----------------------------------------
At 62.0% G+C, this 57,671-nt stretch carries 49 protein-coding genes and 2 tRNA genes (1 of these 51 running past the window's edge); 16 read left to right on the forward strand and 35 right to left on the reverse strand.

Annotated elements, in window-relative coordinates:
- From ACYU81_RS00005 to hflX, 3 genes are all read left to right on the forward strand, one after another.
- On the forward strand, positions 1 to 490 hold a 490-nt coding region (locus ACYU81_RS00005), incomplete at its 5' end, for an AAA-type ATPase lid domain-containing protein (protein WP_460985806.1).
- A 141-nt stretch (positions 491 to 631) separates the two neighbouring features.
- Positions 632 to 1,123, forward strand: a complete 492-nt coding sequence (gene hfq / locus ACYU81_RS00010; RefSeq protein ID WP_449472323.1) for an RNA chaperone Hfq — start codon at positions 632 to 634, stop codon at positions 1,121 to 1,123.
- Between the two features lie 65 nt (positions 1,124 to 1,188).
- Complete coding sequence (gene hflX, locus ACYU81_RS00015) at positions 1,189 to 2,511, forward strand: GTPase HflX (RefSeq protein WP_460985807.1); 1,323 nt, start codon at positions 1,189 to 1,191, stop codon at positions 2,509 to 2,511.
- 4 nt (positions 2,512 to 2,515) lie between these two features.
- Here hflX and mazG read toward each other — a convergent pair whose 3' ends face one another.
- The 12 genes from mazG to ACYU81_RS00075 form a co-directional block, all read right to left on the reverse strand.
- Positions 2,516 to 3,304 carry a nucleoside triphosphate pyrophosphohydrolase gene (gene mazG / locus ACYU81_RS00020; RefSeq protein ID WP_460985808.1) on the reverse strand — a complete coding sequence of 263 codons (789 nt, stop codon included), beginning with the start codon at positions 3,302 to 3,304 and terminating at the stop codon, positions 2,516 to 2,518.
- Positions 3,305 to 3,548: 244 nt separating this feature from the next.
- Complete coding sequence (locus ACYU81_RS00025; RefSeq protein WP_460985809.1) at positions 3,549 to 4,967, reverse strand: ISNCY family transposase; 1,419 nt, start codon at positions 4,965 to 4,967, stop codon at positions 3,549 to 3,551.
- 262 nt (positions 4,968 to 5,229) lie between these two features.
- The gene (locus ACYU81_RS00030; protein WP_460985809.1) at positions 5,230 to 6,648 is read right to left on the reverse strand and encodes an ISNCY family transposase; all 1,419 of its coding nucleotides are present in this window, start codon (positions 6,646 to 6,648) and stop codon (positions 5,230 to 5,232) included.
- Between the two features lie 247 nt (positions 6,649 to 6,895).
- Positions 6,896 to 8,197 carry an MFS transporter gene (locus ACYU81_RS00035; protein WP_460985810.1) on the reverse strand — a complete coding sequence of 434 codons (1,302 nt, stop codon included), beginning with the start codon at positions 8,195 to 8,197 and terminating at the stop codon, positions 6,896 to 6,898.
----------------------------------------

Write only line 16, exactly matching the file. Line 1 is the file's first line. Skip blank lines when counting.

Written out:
- The gene (locus ACYU81_RS00030; protein WP_460985809.1) at positions 5,230 to 6,648 is read right to left on the reverse strand and encodes an ISNCY family transposase; all 1,419 of its coding nucleotides are present in this window, start codon (positions 6,646 to 6,648) and stop codon (positions 5,230 to 5,232) included.